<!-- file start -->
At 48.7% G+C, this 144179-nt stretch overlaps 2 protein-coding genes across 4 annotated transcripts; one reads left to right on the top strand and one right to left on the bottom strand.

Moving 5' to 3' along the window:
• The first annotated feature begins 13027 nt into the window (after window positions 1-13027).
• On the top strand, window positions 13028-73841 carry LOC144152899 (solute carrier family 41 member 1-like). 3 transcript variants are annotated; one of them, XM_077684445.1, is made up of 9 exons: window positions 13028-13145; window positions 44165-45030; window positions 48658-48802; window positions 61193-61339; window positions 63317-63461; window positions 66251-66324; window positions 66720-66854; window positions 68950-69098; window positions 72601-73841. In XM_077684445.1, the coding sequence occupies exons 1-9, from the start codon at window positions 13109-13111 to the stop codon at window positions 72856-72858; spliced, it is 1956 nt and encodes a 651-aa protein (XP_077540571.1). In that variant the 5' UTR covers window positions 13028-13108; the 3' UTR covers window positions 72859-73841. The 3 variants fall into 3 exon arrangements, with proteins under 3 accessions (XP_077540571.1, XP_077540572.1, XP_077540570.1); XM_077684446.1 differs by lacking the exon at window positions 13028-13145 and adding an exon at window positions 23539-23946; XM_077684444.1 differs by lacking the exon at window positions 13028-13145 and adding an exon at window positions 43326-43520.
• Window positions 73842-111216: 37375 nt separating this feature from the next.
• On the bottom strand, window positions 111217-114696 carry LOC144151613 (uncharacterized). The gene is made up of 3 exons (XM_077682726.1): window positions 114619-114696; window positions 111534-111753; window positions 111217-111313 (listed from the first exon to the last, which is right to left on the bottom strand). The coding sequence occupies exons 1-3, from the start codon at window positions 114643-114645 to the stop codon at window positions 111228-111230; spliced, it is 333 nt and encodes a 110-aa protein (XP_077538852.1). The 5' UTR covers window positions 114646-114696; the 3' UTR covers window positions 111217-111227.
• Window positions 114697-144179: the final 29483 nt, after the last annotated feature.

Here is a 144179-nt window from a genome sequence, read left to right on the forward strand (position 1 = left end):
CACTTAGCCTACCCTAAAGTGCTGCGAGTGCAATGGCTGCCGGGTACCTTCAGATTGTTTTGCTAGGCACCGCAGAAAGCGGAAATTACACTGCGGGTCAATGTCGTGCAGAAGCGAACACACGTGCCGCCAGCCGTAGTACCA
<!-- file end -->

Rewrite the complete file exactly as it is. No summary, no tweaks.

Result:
At 48.7% G+C, this 144179-nt stretch overlaps 2 protein-coding genes across 4 annotated transcripts; one reads left to right on the top strand and one right to left on the bottom strand.

Moving 5' to 3' along the window:
• The first annotated feature begins 13027 nt into the window (after window positions 1-13027).
• On the top strand, window positions 13028-73841 carry LOC144152899 (solute carrier family 41 member 1-like). 3 transcript variants are annotated; one of them, XM_077684445.1, is made up of 9 exons: window positions 13028-13145; window positions 44165-45030; window positions 48658-48802; window positions 61193-61339; window positions 63317-63461; window positions 66251-66324; window positions 66720-66854; window positions 68950-69098; window positions 72601-73841. In XM_077684445.1, the coding sequence occupies exons 1-9, from the start codon at window positions 13109-13111 to the stop codon at window positions 72856-72858; spliced, it is 1956 nt and encodes a 651-aa protein (XP_077540571.1). In that variant the 5' UTR covers window positions 13028-13108; the 3' UTR covers window positions 72859-73841. The 3 variants fall into 3 exon arrangements, with proteins under 3 accessions (XP_077540571.1, XP_077540572.1, XP_077540570.1); XM_077684446.1 differs by lacking the exon at window positions 13028-13145 and adding an exon at window positions 23539-23946; XM_077684444.1 differs by lacking the exon at window positions 13028-13145 and adding an exon at window positions 43326-43520.
• Window positions 73842-111216: 37375 nt separating this feature from the next.
• On the bottom strand, window positions 111217-114696 carry LOC144151613 (uncharacterized). The gene is made up of 3 exons (XM_077682726.1): window positions 114619-114696; window positions 111534-111753; window positions 111217-111313 (listed from the first exon to the last, which is right to left on the bottom strand). The coding sequence occupies exons 1-3, from the start codon at window positions 114643-114645 to the stop codon at window positions 111228-111230; spliced, it is 333 nt and encodes a 110-aa protein (XP_077538852.1). The 5' UTR covers window positions 114646-114696; the 3' UTR covers window positions 111217-111227.
• Window positions 114697-144179: the final 29483 nt, after the last annotated feature.

Here is a 144179-nt window from a genome sequence, read left to right on the forward strand (position 1 = left end):
CACTTAGCCTACCCTAAAGTGCTGCGAGTGCAATGGCTGCCGGGTACCTTCAGATTGTTTTGCTAGGCACCGCAGAAAGCGGAAATTACACTGCGGGTCAATGTCGTGCAGAAGCGAACACACGTGCCGCCAGCCGTAGTACCA